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Are you looking to buy a new home? Are you thinking that now's a great time to find bargains? Before you make an offer, it pays to know a little about the seller's situation.
If a home is being sold for below what the current seller owes on the property - and the seller does not have other funds to make up the difference at closing - the sale is considered a short sale. Many more home owners are finding themselves in this situation due to a number of factors, including job losses, aggressive borrowing against their home in the days of easy credit, and declining home values in a slower real estate market.
A short sale is different from a foreclosure, which is when the seller's lender has taken title of the home and is selling it directly. Homeowners often try to accomplish a short sale in order to avoid foreclosure. But a short sale holds many potential pitfalls for buyers. Know the risks before you pursue a short-sale purchase.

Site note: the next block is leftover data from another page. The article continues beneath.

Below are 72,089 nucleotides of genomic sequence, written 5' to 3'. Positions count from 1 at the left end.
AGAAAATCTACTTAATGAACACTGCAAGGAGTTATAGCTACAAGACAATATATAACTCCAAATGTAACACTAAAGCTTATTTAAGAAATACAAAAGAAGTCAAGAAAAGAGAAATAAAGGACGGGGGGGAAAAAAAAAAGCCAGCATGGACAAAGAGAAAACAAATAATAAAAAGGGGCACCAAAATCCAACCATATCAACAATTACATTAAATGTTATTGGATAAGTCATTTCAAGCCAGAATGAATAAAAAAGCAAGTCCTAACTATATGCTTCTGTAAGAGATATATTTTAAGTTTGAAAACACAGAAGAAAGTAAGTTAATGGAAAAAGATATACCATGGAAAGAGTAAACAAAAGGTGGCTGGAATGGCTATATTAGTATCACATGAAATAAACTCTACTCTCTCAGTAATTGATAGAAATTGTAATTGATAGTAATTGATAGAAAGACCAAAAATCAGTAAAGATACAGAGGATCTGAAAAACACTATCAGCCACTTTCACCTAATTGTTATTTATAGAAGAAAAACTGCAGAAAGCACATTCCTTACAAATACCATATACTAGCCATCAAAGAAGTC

You're a good candidate for a short-sale purchase if:
If you're serious about purchasing a short-sale property, it's important for you to have expert assistance. Here are some people you want to work with:
Some of the other risks faced by buyers of short-sale properties include:
The risks of a short sale are considerable. But if you have the time, patience, and iron will to see it through, a short sale can be a win-win for you and the sellers.